University of Notre Dame
Jacques Maritain Center   

The Nation



Author of the best-seller "American Freedom and Catholic Power"



The emergence of the Vatican as a world political influence is one of the crucial and hushed-up developments of our time. This year, when the presence in Rome of thousands of pilgrims attests to the Vatican's power, it is timely to examine the Vatican's bid for authority as an international state, influencing national governments and their policies.

To bring you the first full and frank report on Vatican world political activities, THE NATION is sending Paul Blanshard on a roving commission to Europe and the Middle East. With headquarters in Rome, he will report from first-hand observation on such questions as:

Readers familiar with Mr. Blanshard's famous articles on Roman Catholic policy in the United States, which appeared in THE NATION in 1948, will not want to miss these important new revelations about an issue that affects us all.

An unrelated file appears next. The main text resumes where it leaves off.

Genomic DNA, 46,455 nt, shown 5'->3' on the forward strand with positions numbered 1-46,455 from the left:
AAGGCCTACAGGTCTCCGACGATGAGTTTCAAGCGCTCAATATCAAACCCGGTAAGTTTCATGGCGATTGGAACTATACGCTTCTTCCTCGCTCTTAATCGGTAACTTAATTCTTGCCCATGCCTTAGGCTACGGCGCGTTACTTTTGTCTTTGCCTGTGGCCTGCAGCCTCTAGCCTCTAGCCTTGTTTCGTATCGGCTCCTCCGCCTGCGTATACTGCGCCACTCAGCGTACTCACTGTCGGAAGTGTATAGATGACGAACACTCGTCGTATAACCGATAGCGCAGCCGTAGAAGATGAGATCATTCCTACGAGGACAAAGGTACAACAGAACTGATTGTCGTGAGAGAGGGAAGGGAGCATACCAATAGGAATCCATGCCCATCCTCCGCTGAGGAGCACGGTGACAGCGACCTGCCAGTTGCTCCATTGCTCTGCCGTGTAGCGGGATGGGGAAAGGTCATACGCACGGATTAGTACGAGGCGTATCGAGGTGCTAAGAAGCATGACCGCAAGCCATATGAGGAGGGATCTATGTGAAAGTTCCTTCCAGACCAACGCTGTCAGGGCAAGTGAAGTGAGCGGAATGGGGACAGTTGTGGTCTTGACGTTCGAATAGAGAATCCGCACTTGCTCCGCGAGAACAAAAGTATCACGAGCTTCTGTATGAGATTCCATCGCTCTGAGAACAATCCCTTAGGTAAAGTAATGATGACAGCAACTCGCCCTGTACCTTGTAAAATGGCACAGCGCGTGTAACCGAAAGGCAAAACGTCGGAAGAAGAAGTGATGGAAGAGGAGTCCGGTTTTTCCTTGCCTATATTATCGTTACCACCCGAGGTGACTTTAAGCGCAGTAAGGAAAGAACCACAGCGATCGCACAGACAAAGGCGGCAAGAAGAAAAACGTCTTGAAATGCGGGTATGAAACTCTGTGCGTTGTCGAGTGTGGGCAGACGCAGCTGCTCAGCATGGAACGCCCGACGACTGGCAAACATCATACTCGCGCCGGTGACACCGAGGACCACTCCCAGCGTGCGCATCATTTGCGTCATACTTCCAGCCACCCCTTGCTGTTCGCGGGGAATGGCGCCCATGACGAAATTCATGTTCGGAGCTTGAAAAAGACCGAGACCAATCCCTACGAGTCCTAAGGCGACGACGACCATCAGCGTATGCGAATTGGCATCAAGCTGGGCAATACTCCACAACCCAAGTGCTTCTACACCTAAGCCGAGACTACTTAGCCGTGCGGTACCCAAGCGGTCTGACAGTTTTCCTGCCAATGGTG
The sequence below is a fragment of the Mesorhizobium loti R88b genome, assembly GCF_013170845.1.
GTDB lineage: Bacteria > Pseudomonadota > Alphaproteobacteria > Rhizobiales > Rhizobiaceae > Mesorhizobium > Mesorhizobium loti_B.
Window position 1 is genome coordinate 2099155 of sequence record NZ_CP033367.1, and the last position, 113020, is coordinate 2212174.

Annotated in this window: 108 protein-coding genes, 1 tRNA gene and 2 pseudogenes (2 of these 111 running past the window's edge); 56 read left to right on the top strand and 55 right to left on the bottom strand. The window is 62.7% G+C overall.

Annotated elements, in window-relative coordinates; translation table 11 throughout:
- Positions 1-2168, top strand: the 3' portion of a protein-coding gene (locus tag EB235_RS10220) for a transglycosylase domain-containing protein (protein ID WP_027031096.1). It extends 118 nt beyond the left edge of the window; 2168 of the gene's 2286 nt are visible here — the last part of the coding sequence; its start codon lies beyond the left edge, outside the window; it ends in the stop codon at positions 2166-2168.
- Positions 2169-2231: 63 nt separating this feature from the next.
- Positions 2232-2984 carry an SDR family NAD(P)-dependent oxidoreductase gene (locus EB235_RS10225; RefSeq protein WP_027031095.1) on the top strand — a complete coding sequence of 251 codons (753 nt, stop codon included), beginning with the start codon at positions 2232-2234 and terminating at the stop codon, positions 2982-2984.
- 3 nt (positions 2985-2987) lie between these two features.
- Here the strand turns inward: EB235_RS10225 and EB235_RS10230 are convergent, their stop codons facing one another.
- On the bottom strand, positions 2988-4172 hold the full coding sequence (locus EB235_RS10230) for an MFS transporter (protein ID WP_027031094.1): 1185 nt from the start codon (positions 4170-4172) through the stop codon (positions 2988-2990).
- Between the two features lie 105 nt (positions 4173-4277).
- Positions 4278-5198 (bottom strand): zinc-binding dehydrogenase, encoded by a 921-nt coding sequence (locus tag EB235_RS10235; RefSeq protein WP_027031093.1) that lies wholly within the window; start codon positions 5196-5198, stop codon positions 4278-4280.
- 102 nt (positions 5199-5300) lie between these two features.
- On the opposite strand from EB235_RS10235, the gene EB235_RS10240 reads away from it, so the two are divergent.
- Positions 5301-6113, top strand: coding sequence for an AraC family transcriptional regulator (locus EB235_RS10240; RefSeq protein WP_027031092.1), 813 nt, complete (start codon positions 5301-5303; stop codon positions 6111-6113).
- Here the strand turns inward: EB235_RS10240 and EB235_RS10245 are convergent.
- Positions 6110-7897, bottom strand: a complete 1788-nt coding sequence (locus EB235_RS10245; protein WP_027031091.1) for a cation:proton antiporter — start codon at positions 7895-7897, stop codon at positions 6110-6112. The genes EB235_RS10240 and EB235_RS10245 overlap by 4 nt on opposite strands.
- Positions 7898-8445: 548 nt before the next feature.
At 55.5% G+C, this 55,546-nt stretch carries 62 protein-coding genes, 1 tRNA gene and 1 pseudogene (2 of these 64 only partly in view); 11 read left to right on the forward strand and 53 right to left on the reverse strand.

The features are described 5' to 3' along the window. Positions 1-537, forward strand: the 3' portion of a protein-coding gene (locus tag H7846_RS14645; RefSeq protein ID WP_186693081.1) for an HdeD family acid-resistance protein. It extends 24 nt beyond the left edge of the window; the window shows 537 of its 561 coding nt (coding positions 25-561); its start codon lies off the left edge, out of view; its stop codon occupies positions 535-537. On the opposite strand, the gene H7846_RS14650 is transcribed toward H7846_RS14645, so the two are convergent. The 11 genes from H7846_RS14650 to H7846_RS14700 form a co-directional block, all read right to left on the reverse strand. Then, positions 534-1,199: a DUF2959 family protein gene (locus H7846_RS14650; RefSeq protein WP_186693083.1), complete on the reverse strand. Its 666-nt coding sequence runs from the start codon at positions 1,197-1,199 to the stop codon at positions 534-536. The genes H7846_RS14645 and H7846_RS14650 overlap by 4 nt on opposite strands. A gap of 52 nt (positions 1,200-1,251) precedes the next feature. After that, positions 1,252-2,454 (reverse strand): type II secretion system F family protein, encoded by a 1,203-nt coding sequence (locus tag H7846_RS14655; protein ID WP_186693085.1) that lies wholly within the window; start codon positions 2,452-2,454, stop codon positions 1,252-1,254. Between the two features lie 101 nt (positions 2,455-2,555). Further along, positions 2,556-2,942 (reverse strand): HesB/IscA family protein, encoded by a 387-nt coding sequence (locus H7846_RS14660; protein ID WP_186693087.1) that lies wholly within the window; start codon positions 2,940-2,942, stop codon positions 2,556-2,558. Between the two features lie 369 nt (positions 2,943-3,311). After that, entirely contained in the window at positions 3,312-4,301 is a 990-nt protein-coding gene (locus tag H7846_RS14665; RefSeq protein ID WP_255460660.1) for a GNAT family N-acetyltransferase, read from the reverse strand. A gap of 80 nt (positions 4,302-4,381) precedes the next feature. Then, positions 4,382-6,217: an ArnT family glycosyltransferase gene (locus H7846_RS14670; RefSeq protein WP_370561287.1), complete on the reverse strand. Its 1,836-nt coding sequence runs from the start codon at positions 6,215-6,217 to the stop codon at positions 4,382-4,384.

[As part of the same flier]

People of influence say
about The Nation

. . .

"Its liberal values have made it representative of much of the promise of American life."


                            February 2, 1949

The Nation,
20 Vesey Street,
New York, N.Y.

Dear Sirs:

        I am surprised that The Nation has used my 
name in its submissions respecting Mr. Blanshard's 
articles.  This fact obliges me to state that the 
articles I contributed to The Nation and my 
appreciation of its liberal values have very little to do 
with the case, since they were written before the
publication of the articles in question.

        I have always wished for free and fair
dialog and respected mutual criticism between
men subscribing to diverse religious or philosophical
creeds.  The Blanshard articles are simply harmful in
this regard.

        With respect to the case under discussion,
I, as a Frenchman, have no opinion to express on
matters concerned with the American law.

        My only interest is to say that the cheap and
biased intellectual quality of Mr. Blanshard's material
makes the idea of contributing, with him, to the
same periodical rather distasteful to me, and that
the expression of such a feeling seems to me perfectly
compatible with my aversion for censorship and my
devotion to freedom of expression and discussion.

                            Very truly yours,
                           [Jacques Maritain]